“I’d eat (fish) all day long, especially if grandma made it,” said Big Cypress Councilman’s assistant Wovoka Tommie. Tommie said he could also fish all day long, typically hooking 5- to 6-pound catches out of a secret fishing hole deep off the fringe of cattle land owned by Agnes Cypress.
“We grew up fishing and hunting out here. It’s part of our pastime,” Tommie said. “But if there is a ‘honey hole,’ you don’t talk about it.”
On Dec. 5 at a ribbon cutting for the newly constructed concrete and rock-edged Agnes Cypress Boat Ramp, access to the best kept secret at the end of Huff Bridge Road was made easier to get to and was opened for the asking.
Only Tribal members are permitted to use the ramp, which is secured behind a locked chain-link fence. A key to the lock is available only as requested through the Seminole Police Department.
Tommie said Agnes Cypress donated the land for the ramp, which her son Shane Cypress suggested to Tribal leaders two years ago. The $43,000 project took two years to complete from idea to approval, funding, land clearing and construction.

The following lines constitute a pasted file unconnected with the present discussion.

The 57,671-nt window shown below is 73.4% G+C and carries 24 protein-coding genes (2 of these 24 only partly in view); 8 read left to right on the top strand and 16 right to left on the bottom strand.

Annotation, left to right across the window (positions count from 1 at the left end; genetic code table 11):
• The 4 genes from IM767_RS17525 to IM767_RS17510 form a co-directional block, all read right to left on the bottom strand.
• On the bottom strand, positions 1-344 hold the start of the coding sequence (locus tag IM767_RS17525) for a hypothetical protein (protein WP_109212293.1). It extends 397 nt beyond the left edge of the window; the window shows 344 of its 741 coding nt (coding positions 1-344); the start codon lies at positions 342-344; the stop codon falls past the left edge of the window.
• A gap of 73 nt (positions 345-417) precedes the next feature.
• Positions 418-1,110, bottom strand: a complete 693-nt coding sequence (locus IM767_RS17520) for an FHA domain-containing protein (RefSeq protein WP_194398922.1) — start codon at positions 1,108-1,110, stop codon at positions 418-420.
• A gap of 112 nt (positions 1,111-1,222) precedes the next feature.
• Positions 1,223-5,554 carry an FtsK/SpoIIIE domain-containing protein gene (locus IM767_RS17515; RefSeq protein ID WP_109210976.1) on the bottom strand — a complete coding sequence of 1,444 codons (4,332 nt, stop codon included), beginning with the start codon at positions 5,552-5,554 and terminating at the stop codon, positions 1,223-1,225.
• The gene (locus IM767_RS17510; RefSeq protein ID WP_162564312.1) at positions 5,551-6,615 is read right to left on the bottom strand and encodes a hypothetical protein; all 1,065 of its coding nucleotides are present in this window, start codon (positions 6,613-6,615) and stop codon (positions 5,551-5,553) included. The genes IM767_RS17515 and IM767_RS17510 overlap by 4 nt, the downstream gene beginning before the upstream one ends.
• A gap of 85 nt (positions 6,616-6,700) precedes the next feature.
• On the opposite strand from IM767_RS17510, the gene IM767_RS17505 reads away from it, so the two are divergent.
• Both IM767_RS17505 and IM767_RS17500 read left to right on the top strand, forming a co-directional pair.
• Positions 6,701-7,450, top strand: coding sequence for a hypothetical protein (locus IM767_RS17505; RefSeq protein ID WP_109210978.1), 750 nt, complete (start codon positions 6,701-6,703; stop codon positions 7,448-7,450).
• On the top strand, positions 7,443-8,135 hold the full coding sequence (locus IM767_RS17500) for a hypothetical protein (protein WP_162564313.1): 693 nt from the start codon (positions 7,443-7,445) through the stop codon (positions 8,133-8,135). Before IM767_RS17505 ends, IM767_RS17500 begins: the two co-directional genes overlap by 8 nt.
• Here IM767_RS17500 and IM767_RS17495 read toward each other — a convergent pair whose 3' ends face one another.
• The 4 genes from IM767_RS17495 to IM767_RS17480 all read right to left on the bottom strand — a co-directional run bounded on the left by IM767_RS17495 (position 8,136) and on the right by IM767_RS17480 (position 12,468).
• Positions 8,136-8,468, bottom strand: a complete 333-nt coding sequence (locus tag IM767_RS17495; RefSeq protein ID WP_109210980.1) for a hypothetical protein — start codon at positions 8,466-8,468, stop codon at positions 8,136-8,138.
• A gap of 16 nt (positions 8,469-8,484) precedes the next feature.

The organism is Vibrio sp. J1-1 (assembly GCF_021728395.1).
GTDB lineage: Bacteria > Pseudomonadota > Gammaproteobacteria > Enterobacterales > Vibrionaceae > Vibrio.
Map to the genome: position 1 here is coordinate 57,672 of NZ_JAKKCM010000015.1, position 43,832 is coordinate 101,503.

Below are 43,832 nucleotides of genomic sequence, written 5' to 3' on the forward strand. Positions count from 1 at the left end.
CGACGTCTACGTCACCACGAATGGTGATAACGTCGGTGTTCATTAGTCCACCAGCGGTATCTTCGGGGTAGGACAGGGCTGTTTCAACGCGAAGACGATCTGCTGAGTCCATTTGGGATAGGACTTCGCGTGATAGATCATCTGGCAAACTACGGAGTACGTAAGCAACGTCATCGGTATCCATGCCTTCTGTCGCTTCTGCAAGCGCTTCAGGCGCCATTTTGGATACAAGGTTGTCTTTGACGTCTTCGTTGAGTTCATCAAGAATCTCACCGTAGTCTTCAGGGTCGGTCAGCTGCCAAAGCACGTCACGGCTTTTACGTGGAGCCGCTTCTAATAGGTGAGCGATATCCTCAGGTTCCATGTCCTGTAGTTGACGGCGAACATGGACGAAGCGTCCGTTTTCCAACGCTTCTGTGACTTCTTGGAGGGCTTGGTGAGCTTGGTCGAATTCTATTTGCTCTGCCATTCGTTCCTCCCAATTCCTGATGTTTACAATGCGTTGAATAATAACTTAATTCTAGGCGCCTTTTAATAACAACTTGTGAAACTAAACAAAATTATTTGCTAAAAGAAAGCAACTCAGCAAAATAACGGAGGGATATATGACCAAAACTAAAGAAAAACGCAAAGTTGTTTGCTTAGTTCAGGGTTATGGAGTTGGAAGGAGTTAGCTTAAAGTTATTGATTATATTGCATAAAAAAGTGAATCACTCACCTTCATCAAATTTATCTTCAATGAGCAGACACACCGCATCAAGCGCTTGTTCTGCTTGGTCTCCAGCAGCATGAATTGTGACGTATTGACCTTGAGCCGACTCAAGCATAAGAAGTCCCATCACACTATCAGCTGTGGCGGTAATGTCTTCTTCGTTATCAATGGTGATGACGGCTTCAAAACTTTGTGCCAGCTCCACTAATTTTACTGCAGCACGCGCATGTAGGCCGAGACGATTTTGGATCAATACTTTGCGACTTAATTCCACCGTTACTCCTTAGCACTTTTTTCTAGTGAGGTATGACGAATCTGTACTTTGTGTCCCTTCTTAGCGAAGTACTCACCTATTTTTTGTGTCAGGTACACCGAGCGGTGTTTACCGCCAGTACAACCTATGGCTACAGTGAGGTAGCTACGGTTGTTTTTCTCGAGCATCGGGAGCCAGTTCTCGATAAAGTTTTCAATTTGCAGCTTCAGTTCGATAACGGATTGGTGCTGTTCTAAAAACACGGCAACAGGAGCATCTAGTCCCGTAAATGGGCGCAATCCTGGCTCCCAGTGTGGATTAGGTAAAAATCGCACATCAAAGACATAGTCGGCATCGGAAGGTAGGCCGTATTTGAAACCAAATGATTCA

Agnes Cypress was unable to attend the opening ceremony because of illness and Shane Cypress was called away to help another Tribal member, but Agnes Cypress’ daughter Jeannette Cypress, director of the Big Cypress Traditional Preservation Department, spoke for her brother and mother.
“My brother wanted to give back to the community, and my mother was grateful for so much in her own life that she was happy to give the land. Both told me to tell everyone, ‘Thank you,’” she said.
Big Cypress Councilman Mondo Tiger said he was fortunate to have spent much of his youth also fishing off the land when it was hush-hush from many other people.
Then, the natural brush was thick and the land wet. Boys (and some men who spied to find the place) had to trek around 3-foot-deep marsh to launch flat-bottomed jon boats off the bank that, from years of discreet use, made a good enough slide into the water.
“Now, whenever a Tribal member donates land to the community, it means that we are all fortunate to use it,” Councilman Tiger said.
Big Cypress Board Rep. Joe Frank agreed – with a bit of pretend hesitation.
“We all grew up here fishing. We’d come out with a cane pole and whatever grasshoppers we could get,” he said. “I hope more fishermen come out here to fish, and I hope they don’t catch anything and leave all the fish for me.”